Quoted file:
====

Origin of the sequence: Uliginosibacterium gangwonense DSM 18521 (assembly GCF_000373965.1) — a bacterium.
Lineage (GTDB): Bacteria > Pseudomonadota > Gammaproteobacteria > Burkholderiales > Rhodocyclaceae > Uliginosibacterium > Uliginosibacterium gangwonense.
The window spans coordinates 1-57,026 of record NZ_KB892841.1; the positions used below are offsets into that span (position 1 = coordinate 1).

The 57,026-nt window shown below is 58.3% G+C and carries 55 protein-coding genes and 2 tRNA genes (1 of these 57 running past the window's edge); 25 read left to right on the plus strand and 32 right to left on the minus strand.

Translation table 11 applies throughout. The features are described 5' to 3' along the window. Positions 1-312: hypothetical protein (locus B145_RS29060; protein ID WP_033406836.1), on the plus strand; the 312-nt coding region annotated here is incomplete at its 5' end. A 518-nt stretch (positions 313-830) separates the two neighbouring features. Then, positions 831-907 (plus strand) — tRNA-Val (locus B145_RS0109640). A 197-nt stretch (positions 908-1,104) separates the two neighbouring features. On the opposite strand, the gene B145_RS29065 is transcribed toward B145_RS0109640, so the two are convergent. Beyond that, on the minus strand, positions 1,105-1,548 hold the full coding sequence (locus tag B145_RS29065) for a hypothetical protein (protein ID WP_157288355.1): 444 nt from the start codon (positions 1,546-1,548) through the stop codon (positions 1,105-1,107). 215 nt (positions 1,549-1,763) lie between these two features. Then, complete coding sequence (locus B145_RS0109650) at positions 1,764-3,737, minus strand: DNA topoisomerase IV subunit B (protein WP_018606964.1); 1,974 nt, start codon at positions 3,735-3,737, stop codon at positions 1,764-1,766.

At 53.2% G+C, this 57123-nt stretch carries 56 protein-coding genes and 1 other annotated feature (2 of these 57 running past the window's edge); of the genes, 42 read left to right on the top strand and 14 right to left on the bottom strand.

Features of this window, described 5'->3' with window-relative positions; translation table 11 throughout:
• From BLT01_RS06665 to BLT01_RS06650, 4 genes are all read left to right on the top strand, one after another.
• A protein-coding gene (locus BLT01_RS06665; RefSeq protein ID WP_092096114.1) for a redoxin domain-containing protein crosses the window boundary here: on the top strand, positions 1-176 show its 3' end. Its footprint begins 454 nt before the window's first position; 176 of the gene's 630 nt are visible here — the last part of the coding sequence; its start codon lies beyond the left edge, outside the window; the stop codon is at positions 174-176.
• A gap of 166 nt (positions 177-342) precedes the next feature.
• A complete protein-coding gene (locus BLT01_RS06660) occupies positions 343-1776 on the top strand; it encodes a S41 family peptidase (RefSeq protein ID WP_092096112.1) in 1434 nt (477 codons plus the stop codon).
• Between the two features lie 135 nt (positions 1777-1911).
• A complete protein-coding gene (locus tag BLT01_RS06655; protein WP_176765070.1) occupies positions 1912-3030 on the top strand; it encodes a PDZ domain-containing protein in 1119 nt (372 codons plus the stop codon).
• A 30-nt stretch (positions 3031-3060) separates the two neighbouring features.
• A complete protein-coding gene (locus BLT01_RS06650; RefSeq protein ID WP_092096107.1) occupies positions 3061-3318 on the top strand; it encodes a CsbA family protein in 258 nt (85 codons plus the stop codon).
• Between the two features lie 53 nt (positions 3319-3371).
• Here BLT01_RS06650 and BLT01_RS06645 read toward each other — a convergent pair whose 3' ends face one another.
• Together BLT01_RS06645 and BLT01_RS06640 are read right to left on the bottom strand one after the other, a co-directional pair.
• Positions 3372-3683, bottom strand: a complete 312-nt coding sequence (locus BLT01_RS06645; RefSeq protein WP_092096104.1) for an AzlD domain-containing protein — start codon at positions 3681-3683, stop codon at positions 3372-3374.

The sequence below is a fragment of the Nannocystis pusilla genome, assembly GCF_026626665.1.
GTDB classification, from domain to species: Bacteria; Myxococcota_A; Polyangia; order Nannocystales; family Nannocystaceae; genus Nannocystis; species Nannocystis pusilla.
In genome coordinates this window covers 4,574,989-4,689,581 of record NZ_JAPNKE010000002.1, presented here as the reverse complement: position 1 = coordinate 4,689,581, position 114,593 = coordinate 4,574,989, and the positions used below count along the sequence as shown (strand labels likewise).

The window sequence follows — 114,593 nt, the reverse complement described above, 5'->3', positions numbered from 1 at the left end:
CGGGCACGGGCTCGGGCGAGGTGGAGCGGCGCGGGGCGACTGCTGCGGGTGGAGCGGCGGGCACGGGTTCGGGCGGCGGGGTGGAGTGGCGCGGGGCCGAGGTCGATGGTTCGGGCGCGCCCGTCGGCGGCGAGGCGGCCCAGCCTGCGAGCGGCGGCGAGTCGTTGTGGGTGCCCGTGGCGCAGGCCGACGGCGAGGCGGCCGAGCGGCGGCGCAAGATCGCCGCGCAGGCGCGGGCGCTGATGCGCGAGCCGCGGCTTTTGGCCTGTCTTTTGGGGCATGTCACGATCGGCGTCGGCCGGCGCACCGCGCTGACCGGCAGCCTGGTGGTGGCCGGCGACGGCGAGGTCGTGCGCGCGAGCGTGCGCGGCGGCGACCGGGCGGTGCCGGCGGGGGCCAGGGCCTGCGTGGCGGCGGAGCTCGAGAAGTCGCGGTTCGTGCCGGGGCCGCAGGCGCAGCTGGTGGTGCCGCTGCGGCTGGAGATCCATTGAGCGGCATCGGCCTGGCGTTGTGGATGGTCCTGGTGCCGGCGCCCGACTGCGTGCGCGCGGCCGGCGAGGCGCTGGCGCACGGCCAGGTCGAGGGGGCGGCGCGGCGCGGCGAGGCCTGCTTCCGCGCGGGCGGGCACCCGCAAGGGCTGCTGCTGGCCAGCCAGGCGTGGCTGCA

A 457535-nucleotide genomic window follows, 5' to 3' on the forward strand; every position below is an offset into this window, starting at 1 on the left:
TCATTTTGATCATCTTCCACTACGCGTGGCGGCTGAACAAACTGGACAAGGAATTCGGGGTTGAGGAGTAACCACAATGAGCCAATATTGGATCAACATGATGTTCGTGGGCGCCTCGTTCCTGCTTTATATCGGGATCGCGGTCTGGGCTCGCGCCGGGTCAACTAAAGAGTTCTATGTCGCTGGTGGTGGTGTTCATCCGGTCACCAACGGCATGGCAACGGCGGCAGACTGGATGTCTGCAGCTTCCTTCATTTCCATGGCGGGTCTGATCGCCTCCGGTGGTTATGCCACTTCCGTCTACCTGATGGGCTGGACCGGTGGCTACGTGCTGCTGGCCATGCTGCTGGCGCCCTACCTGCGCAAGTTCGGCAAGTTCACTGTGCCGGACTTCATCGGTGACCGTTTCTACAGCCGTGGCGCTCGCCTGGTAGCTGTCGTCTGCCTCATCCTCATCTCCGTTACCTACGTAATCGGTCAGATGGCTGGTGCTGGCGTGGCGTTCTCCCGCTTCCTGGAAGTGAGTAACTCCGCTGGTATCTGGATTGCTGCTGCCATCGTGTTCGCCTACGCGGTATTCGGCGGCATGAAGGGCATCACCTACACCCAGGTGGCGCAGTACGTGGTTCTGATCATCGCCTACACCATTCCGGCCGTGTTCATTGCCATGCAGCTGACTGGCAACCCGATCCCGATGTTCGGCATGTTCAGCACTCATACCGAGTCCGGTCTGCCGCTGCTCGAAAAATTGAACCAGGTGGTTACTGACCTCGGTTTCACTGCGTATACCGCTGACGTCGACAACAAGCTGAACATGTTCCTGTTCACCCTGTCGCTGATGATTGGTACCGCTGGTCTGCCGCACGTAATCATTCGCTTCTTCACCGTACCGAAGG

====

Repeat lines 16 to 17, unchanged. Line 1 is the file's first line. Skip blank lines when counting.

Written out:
• Between the two features lie 53 nt (positions 3319-3371).
• Here BLT01_RS06650 and BLT01_RS06645 read toward each other — a convergent pair whose 3' ends face one another.